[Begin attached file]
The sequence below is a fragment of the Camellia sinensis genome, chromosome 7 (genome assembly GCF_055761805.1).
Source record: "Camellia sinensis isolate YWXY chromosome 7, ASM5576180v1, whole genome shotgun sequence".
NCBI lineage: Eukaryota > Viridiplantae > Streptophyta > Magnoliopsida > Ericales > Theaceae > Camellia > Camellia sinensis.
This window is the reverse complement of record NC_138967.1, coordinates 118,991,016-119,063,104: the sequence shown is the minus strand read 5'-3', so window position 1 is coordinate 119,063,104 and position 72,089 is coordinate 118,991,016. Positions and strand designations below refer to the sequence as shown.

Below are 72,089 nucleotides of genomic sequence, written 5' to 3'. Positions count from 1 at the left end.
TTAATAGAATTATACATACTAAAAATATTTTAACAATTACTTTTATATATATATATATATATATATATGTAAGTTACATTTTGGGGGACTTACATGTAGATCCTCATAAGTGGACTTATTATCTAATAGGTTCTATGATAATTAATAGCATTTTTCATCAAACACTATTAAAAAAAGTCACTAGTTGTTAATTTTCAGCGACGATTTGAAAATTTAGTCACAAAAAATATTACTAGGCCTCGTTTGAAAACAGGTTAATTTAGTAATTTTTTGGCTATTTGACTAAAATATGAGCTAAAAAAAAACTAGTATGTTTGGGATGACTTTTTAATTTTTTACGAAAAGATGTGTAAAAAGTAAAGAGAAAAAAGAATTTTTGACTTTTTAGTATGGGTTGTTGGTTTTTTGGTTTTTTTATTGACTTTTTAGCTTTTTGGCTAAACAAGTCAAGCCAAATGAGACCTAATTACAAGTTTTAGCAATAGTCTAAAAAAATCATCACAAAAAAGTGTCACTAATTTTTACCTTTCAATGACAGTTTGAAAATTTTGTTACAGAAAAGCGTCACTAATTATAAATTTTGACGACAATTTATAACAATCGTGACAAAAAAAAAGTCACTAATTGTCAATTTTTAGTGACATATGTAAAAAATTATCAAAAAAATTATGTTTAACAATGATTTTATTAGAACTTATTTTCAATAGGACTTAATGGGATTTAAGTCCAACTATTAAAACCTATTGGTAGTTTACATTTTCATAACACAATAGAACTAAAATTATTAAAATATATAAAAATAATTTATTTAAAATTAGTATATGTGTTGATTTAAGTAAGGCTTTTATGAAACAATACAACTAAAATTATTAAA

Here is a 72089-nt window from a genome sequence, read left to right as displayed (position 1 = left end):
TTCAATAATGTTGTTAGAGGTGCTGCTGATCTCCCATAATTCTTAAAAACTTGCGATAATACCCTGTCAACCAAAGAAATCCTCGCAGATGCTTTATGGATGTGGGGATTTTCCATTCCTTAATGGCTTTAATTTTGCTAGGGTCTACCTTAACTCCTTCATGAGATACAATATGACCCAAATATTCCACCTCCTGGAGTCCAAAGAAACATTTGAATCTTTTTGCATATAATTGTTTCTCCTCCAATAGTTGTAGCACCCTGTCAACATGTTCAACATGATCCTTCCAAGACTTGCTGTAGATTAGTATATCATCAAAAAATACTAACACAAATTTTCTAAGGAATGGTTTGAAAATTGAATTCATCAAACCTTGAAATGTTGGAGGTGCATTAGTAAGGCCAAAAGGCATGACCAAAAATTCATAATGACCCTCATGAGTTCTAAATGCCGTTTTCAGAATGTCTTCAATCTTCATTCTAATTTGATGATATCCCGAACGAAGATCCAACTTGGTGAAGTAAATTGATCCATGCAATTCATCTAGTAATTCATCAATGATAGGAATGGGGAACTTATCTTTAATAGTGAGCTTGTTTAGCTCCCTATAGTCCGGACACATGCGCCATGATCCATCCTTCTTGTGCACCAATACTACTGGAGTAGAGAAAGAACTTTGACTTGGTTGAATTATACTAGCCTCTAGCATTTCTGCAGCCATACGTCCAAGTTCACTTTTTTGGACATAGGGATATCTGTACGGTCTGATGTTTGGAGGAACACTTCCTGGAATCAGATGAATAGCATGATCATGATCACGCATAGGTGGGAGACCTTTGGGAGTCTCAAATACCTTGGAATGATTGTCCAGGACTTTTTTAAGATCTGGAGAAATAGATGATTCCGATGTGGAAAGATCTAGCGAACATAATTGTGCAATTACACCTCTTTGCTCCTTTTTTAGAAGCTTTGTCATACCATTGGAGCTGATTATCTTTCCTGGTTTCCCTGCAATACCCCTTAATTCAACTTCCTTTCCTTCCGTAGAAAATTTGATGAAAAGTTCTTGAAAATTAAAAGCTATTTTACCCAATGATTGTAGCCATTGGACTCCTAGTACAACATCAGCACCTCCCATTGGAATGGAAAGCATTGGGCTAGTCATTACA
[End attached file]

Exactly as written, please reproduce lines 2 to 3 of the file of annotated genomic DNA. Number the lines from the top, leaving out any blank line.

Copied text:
Source record: "Camellia sinensis isolate YWXY chromosome 7, ASM5576180v1, whole genome shotgun sequence".
NCBI lineage: Eukaryota > Viridiplantae > Streptophyta > Magnoliopsida > Ericales > Theaceae > Camellia > Camellia sinensis.